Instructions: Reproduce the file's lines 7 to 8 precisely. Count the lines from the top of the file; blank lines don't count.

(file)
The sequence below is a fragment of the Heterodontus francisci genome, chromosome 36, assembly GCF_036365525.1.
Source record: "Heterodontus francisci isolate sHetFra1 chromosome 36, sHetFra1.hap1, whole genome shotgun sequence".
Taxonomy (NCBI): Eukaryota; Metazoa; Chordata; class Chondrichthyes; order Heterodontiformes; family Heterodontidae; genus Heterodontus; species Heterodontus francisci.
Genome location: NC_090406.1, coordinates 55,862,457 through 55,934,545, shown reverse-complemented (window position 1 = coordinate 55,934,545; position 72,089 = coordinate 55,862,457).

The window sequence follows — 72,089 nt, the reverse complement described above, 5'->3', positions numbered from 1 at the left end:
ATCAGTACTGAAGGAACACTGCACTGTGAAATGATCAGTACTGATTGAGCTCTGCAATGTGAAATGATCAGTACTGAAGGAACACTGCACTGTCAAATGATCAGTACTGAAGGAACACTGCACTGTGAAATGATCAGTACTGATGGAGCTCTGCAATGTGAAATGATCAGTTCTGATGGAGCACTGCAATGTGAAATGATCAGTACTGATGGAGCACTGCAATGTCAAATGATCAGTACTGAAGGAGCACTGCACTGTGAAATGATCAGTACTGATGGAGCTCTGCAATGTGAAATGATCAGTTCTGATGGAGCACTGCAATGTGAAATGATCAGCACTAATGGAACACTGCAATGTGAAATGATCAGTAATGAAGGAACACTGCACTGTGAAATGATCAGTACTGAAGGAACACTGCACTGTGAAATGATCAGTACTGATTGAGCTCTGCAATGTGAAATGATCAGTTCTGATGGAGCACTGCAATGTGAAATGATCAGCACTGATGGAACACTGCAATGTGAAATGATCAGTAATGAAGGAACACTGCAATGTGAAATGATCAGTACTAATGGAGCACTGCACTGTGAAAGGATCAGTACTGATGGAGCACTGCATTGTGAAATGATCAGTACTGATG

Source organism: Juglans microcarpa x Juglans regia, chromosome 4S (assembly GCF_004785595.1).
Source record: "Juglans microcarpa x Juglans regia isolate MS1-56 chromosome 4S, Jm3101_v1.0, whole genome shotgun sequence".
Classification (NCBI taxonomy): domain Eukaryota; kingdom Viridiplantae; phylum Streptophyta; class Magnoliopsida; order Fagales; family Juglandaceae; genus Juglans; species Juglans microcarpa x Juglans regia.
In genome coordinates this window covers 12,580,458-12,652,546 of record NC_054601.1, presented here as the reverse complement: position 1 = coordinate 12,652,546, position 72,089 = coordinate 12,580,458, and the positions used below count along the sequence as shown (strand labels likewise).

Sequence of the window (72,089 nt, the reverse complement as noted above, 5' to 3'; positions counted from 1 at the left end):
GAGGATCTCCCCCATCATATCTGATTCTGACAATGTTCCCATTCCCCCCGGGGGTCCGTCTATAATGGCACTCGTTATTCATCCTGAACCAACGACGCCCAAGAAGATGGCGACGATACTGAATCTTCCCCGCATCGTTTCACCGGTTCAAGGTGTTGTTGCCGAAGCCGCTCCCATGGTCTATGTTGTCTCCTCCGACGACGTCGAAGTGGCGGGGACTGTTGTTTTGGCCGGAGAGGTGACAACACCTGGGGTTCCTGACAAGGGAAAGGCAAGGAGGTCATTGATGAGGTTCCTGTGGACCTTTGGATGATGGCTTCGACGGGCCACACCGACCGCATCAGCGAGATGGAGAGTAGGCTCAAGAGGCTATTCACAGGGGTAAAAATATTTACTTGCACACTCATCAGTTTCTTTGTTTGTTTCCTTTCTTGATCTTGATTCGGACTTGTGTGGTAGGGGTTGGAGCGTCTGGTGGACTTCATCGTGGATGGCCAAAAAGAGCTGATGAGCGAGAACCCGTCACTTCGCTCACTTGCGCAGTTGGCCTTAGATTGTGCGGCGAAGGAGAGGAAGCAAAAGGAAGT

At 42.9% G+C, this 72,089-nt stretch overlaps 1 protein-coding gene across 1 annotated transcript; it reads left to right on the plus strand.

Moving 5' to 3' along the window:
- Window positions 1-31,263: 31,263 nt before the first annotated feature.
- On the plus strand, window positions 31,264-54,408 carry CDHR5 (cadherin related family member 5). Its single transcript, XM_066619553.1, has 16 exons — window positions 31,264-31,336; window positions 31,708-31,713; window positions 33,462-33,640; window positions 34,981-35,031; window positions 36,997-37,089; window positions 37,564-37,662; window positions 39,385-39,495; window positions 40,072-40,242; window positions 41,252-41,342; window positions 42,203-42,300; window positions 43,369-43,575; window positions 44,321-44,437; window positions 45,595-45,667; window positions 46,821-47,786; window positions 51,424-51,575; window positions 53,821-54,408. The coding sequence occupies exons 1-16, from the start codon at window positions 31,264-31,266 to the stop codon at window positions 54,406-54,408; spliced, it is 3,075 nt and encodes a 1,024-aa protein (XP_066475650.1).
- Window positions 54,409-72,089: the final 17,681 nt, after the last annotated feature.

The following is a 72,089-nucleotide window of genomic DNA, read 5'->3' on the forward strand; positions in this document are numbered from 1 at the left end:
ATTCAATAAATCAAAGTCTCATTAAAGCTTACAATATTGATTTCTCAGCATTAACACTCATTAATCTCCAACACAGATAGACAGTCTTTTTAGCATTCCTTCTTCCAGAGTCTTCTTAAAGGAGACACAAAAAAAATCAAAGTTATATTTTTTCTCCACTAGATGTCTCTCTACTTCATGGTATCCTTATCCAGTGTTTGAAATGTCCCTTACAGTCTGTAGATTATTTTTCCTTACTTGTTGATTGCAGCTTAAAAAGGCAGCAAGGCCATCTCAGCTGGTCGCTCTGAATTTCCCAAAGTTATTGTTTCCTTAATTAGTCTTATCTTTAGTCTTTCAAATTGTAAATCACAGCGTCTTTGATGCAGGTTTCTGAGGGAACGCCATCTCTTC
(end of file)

Source organism: Juglans microcarpa x Juglans regia, chromosome 4S (assembly GCF_004785595.1).
Source record: "Juglans microcarpa x Juglans regia isolate MS1-56 chromosome 4S, Jm3101_v1.0, whole genome shotgun sequence".